(Tony Donley/Marcus Perry; 31 pages; ACTION LAB COMICS, 2018)
I’d always heard that famed theoretical physicist Albert Einstein was the kind of guy that you’d like to hang out with. You know, a wicked sense of humor, a definite hit with the ladies and, of course, a time-traveling super spy with a mean right-cross. Wait… what? That’s right, folks, Professor Einstein was/is/will be a member of a secret group – the Time Masons – who have vowed to fight those pesky time anomalies that tend to mess with everybody’s past, present and potential future; simply put, Einstein is one of a team of agents charged with keeping the time-line straight for all humanity. If that means he’s gotta kick a little megalomaniacal butt in the process, so be it. ALBERT EINSTEIN, TIME MASON is a wicked cool take on one of the most famous minds this world has ever known. In Tony Donley’s concept, Einstein is a quick-witted quipster, dealing out scientific barbs that sting nearly as much as his fists. With Marcus Perry fleshing out the script, the action and the acerbic wit comes at the reader in a fast and furious manner, punctuating Donley’s own stellar artwork. And, while we’re talking art… how about that amazing cover by Dave Johnson, huh? Donley also provides an equally cool variant
This first offering, “Brain Game,” finds ol’ Al traveling to the year 2214 to recover his brain, which was stolen shortly after his death in 1955. Did I mention the time anomaly thing? The professor’s grey matter has been heisted by a group of anti-socials calling themselves “Sci-Oscalists,” ostensibly to power a time robot which will enable their leader to enslave all existence. There are stereotypes a-plenty, but with everybody (including the characters) in on the joke, they are not hurtful or objectionable in the least. There’s a miniature mad scientist, suitably disorganized and bumbling henchmen and, of course, a large (as in tall, muscular and buxom) female, possibly of Aryan or Russian descent, acting as the madman’s personal body guard and second in command. Being outgunned, Albert does the only thing he can do: He surrenders… but, only until he can formulate a plan out of this weighty predicament. That plan is action-packed in a far-out Jim Steranko NICK FURY, AGENT OF SHIELD kinda way, but with more jokes. No sexist, Albert is not hesitant to mix it up with the bigger-than-life woman and, if need be, to deliver a few cheap shots. Most ongoing series (as I believe this one to be) will build to such a confrontation over a few issues in a grand story arc, but not here. I’m not sure how Donley and Perry can continue such a furious pace for our erstwhile hero, but I’m certainly up for the ride!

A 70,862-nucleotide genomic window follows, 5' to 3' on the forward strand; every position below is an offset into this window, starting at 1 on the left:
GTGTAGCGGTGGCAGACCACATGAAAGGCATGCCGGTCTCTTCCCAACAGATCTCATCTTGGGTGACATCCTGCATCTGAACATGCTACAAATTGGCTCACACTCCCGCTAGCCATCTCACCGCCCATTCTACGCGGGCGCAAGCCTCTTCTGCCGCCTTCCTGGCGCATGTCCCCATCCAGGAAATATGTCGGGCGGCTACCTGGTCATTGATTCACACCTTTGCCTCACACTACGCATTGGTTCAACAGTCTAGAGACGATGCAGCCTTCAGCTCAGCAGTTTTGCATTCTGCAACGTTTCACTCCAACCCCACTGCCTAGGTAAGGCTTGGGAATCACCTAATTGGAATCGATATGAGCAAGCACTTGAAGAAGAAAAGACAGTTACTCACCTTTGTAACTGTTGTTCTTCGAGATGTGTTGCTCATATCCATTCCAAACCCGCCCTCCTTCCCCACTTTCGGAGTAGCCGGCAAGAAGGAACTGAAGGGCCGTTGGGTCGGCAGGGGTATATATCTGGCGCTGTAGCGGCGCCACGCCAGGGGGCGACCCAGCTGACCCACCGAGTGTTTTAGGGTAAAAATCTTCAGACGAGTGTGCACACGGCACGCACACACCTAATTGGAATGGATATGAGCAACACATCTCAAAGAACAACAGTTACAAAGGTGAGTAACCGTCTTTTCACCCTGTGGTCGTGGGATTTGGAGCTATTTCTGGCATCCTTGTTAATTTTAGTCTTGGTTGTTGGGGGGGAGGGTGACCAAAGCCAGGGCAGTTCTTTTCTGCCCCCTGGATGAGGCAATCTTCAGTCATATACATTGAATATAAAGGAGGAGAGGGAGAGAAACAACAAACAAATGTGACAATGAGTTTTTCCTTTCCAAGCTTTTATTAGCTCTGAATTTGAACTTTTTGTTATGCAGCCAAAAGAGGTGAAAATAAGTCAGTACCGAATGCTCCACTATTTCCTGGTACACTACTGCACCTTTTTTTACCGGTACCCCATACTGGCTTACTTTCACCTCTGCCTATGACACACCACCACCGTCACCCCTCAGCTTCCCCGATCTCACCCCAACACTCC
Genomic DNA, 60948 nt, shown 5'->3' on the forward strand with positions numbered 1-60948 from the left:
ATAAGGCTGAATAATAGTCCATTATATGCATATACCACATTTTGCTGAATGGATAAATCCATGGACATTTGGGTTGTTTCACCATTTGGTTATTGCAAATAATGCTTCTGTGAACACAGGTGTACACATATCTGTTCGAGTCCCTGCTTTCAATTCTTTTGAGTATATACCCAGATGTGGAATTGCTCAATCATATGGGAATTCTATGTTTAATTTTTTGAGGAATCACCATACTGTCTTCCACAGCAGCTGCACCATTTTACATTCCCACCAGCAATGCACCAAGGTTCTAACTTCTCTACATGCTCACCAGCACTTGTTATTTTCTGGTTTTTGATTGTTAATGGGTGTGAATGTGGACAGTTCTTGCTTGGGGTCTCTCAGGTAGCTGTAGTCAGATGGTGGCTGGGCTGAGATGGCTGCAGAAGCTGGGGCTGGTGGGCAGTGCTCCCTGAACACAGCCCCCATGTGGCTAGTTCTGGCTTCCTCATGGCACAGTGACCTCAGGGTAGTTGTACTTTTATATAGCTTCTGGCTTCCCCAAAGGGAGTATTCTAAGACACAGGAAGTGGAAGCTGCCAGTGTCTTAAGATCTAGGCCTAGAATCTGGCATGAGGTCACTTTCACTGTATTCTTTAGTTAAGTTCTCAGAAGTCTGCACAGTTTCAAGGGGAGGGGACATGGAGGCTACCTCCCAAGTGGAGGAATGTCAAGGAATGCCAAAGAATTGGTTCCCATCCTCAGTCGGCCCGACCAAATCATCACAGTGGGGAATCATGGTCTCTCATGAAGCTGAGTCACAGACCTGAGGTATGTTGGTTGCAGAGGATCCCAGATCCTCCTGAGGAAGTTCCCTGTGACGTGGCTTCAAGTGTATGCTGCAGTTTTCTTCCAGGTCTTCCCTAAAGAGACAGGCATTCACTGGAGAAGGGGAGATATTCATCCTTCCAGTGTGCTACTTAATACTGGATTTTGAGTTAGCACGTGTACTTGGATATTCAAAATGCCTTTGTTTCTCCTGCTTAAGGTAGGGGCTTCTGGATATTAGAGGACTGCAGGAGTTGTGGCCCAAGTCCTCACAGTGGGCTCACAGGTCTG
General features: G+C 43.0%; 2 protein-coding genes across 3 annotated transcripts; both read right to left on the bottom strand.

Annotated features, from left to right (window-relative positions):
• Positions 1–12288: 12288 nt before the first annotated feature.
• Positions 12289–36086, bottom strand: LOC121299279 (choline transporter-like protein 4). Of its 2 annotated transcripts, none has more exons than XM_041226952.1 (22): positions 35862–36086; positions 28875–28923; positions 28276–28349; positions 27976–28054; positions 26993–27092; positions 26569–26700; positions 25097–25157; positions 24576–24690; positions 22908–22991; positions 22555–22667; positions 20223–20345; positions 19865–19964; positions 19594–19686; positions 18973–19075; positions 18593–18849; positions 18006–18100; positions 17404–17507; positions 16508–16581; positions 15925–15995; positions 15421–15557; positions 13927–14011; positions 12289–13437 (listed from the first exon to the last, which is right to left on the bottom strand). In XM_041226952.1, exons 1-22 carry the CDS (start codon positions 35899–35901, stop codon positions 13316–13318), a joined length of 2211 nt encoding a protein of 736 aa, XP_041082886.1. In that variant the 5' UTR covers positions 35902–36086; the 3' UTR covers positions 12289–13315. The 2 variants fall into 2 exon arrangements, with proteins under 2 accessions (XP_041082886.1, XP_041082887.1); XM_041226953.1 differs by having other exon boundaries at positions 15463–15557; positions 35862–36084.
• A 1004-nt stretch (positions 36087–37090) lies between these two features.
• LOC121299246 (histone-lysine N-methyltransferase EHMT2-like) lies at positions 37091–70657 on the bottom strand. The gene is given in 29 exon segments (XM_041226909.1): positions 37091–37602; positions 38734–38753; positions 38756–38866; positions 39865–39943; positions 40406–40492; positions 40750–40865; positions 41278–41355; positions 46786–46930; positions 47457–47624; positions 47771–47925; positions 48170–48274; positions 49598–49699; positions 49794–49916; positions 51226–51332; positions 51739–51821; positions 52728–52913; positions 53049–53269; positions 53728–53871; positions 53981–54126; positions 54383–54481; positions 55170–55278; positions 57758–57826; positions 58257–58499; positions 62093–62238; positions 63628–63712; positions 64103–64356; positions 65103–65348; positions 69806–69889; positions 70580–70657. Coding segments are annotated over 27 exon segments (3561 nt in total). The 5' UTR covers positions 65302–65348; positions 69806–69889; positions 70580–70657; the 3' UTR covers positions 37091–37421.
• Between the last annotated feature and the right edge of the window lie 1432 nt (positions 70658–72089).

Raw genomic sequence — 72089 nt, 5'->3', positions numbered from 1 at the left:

Now, about the art: Tony’s angular style is reminiscent of Steve Ditko at his best, with nods to Mike Zeck and the great Gil Kane along the way. The futuristic machinery borrows from both Ditko and, perhaps to a lesser extent, Jack Kirby. His colors are very old-school, flashy and bright, a style which lends itself well to the feel of the book. The lead character’s look is borrowed from – varyingly – Tom Selleck as MAGNUM, PI, Bruce Campbell, Ditko’s Doctor Stephen Strange and Bob Larson’s Tony Stark. The intricacy of the design and the artwork itself are actually more implied than fully realized; a stylistic choice that, again, works in the favor of the material. I certainly wouldn’t want to get lost in an overly busy panel to the extent that I lose the narrative and, therefore, the pure joy derived from taking this creation as a whole. By the time I arrived at the bottom of the last page and saw the “To be continued” line, I was salivating for the next installment. Very few books have ever made me feel that way. C’mon already, guys, with issue number two!